surrealism way before me. And there were like tons
of influences in my work that I probably don’t even know about. So I think for me it was just
like keep your head down, like kinda have blinders. And just like keep making
the work you want to make. And then eventually, I
think through sort of like that trial and error that
we were talking about, and like building on those skills and also building on your vision, I think, I guess the aesthetic or like the style, it kinda just reveals itself. But it’s not like, oh, this is what I, I never woke up and was like, “I want to be a surreal
conceptual photographer.” I just knew I was
interested in that medium. So just like practice and
then like kinda checking in and being like, “Where are we?” And then practicing again. And then sort of like checking
in, if that makes sense. – Thank you.
– You’re welcome. – [Man] Hi, Brooke, thanks so
much for your time tonight. I really enjoyed hearing about where your influence comes from a place of personal experience. But sorta to piggyback
off that last question, are there other artists in different media that you’re looking at or other
things that influence you, like you mentioned surrealism? – Yeah, well, Magritte was probably like one of the first artists that
I found where I was like, oh my god, this is, it just like, his work totally blew my mind. I think, you know, I
had a period of images that I didn’t show here where I was really hitting
the bowler cap hard. I was just like, I probably
should have put that in here. But I was just like, “I’m putting a bowler cap
in every photo these days.” But then again, like those
influences do, I think, sort of shift. Gregory Crewdson is another
one that comes to mind that was like, I sort of love
how much nothing is happening in his images, but they’re
still so suspenseful, you know? You’re sort of just like placed in the middle of this storyline. And they’re all very familiar. Like they’re really familiar locations. But there’s something so
otherworldly about them. And I think that’s something
that I’ve definitely tried to bring into my work where
it’s like in everyday sit, like a cactus patch is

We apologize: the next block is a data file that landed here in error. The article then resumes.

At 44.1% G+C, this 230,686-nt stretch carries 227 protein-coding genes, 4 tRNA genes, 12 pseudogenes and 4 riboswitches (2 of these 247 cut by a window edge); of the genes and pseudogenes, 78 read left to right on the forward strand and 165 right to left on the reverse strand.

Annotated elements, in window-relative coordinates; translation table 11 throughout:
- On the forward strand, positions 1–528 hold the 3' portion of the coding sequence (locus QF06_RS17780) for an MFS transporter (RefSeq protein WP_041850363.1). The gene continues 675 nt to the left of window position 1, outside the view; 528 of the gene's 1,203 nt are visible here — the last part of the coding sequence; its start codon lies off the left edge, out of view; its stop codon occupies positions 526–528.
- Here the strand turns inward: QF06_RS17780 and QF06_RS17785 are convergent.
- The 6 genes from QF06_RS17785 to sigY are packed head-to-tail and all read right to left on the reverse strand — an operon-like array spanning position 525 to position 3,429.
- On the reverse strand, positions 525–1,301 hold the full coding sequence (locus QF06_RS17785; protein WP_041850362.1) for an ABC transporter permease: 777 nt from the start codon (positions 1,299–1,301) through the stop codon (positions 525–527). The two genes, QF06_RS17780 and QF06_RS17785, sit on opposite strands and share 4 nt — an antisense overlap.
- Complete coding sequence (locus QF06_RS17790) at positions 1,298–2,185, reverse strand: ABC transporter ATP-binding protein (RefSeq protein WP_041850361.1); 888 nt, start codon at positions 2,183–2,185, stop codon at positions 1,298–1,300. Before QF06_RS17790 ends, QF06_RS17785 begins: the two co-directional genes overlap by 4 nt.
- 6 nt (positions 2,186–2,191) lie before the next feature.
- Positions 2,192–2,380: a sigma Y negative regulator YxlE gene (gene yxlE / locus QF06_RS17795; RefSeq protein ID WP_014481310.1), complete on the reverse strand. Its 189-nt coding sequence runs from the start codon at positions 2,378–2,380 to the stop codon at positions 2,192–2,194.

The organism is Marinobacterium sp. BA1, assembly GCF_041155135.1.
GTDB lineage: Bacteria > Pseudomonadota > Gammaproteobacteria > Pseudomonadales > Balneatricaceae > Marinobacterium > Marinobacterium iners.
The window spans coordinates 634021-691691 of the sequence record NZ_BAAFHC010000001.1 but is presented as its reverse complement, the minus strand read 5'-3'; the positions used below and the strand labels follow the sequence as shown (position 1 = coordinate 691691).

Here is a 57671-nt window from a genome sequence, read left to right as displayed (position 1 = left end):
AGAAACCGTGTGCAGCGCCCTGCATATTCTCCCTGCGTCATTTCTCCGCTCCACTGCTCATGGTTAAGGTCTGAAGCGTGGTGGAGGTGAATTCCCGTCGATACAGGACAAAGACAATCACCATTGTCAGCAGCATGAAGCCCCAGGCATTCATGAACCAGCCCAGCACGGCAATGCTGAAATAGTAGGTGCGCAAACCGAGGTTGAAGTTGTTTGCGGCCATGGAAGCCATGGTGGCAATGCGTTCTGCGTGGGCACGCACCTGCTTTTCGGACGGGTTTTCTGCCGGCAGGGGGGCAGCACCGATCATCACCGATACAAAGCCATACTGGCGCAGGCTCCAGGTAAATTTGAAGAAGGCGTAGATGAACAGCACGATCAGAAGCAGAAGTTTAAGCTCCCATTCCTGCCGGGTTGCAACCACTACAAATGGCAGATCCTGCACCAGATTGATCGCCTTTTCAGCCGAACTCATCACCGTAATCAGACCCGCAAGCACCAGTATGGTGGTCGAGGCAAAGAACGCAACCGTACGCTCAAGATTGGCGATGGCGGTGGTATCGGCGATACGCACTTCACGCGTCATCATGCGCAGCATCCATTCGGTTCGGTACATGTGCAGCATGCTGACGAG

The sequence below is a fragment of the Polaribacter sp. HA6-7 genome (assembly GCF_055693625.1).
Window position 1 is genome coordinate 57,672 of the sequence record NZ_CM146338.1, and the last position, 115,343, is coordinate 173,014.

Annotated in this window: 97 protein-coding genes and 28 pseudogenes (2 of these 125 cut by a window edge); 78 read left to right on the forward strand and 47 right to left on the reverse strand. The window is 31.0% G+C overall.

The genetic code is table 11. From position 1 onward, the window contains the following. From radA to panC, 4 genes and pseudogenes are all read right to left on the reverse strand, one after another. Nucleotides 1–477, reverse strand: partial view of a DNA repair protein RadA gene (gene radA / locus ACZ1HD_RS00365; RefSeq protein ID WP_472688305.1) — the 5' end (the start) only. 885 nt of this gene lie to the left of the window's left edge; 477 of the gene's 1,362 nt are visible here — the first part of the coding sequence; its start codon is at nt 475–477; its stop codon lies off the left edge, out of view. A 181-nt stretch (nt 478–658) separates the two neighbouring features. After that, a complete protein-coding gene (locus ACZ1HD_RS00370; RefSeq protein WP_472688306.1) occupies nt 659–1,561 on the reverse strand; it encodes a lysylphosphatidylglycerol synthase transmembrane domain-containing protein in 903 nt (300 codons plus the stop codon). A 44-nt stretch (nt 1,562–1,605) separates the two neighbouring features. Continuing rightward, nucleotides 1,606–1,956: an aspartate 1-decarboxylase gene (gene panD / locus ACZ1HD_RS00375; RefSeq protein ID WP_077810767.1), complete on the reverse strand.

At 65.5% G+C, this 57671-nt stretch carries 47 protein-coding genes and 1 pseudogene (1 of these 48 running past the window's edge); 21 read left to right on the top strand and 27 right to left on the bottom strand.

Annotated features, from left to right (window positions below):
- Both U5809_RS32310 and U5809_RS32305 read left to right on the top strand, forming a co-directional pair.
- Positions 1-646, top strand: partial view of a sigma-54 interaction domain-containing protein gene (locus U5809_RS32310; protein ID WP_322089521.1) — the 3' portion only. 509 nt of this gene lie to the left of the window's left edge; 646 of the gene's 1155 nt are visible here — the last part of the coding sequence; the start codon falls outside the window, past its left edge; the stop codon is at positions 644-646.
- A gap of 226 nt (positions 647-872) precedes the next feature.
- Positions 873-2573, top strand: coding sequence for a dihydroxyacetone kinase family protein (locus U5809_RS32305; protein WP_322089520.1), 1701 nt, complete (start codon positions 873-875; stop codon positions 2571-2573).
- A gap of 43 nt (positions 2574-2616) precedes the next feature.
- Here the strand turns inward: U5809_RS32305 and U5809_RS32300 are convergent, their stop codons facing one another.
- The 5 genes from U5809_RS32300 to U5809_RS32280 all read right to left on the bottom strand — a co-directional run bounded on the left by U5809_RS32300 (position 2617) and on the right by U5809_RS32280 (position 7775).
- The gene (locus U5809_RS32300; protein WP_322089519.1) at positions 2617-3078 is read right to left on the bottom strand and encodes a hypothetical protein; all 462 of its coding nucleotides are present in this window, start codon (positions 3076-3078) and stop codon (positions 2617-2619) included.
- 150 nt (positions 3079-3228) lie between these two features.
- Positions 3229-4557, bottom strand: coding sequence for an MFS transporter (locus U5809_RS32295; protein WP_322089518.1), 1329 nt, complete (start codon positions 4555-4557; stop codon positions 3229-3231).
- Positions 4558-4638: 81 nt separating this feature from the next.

not necessarily exotic. I mean, I guess it is,
depending on where you’re from. But it’s like we know what it is. And so taking those things and kinda like shifting
the perception of them has been really interesting to me. – [Man] I’m curious about
licensing your personal work for commercial use and do you license
anything in your portfolio? Or are there things that are off limits? Do you experience any tension given that you show in fine art venues? How do you navigate that? – So, I do have certain
things that are off limits. I started working, I basically
handled all of my licensing on my own for like five years. And that was really great because it just teaches you the language and it teaches you sort of like pricing, like all these things. And that was great too
because I also handled, I was able to say no to things. Like I was just like, “Nope, that’s not, we’re not doing that,
we’re not licensing that.” Now I work with an agency in
Paris who helps me out with it. But it took a long time for me to build that
relationship where it was like I trust these people and I trust that they’re gonna make sure that whatever use is done
with these images is tasteful. I still do put limits on some of them. Like anything that I sell
as a print at a gallery or something I limit their
usage to only editorial. So, you know, and it’s funny
too because every year, I think when you make new work, when it’s like fresh in your mind it’s really precious to you, right? Like you’re like no one can touch this. We can’t make money off of
this, it’s so beautiful. And it’s funny ’cause then
by the next year I’m like, “Eh, yeah, sell it,” you know? So, it’s kinda funny how that
shifts as you keep, as you, I mean, you’re young, you’re
making new work all the time, so that idea kinda, you
let go a little, so. But, yeah, certain things I,
certain things I don’t, so. – [Host] Okay, thank you so much, Brooke. – Yeah, thank you. (audience applauding)